Background Monona Parks & Recreation Department places a high level of importance on invasive species control in all of the surrounding park areas. Budgets may dictate otherwise, but staff strives for invasive species control as much as possible.
The most common species encountered throughout our park areas are: Buckthorn, Honeysuckle, and Garlic Mustard. You can view the mapped locations of invasive species at Woodland Park here. Other invasive species found in the area may include: Canadian Thistle, Dame's Rocket, Multiflora Rose, Reed Canary Grass, Crown Vetch, and Yellow Sweet Clover. This list could continue on, and helps explain the need for invasive species control.
What is an Invasive?
An invasive species, simply put, is one that can out-compete and overtake another specie(s) in a given area resulting in a loss in diversity and a change or loss in habitat type. An exotic invasive is a species that is not native to the area (for example originates in Europe or Asia) and can very quickly dominate a landscape. The lack of native predators, diseases, or competitors give these species an added advantage as well. Many invasive species also exhibit traits that give them an advantage over the native species of an area: prolific seed production, early to sprout/late to drop leaves, grow in dense shade, inhibit other species from growing nearby.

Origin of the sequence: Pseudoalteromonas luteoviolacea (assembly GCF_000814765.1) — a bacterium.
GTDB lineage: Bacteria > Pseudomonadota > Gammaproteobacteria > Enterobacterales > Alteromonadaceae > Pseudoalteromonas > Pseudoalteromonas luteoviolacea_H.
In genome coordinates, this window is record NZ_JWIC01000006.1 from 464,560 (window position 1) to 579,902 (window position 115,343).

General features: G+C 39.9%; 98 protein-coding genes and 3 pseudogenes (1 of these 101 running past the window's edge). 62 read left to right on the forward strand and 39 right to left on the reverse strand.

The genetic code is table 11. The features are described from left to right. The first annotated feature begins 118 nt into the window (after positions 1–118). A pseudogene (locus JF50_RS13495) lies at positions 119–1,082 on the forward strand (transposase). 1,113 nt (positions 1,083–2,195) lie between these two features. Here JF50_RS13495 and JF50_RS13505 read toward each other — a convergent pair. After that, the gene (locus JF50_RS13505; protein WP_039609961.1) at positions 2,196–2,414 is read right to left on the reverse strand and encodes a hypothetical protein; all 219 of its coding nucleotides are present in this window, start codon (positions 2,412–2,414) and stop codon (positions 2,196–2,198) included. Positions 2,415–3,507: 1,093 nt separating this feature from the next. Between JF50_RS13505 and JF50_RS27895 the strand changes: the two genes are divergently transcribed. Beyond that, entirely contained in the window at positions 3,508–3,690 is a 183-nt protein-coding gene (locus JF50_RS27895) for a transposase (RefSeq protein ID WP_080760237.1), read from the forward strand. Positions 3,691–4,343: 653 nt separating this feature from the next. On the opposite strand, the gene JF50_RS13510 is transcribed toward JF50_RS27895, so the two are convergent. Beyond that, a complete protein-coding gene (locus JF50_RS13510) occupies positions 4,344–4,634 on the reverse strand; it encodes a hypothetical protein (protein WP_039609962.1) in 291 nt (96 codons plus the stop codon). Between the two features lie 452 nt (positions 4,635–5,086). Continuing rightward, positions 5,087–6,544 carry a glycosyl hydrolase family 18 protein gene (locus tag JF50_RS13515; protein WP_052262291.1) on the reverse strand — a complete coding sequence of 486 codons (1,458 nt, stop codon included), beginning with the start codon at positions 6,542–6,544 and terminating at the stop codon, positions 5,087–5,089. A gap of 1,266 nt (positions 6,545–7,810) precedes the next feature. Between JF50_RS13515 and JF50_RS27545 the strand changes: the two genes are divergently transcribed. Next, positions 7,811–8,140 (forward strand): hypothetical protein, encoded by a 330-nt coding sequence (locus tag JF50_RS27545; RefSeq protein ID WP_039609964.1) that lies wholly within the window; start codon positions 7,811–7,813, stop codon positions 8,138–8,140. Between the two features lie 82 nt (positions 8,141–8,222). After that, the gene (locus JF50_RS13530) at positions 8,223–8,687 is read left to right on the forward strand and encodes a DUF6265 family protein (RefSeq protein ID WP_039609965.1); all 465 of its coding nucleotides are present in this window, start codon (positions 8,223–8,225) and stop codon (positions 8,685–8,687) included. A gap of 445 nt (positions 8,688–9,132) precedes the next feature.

Humans are the biggest factor in the spread of invasive species. Historically, immigrants brought some species with them from the old world to remind them of home or for cooking purposes. Today most species arrive as hitchhikers or for ornamental purposes. Seeds can hitch a ride in any kind of soil brought in, aquatic species can be transported in bilge water. Ornamental invasives end up being accidental, they were not originally thought to be invasive but end up being so (Norway Maple is a good example of this).
Besides a species being from a different continent or brought by humans, changes in the disturbance regime of an ecosystem can lead to invasive species. For example prairies and oak savanna ecosystems rely heavily on fire to maintain them. Species that normally grow in these areas have become fire tolerant and some even require fire for seed distribution and/or germination. Removal of fire not only inhibits these plants from surviving, but allows for others to move in. Any tree, shrub, grass, or flower that was not fire tolerant can now survive there. Over time this results in the loss of the prairie or oak savanna.
What can be done?
Knowledge of what the invasive species are in your area is very important. With that information you can stop invasive species before they even start by not planting them. Look at seed contents for invasive species. Prairie seed mixes often contain seeds of invasive species in them.
In areas that already have invasive species in them, there are three main choices for removal/control: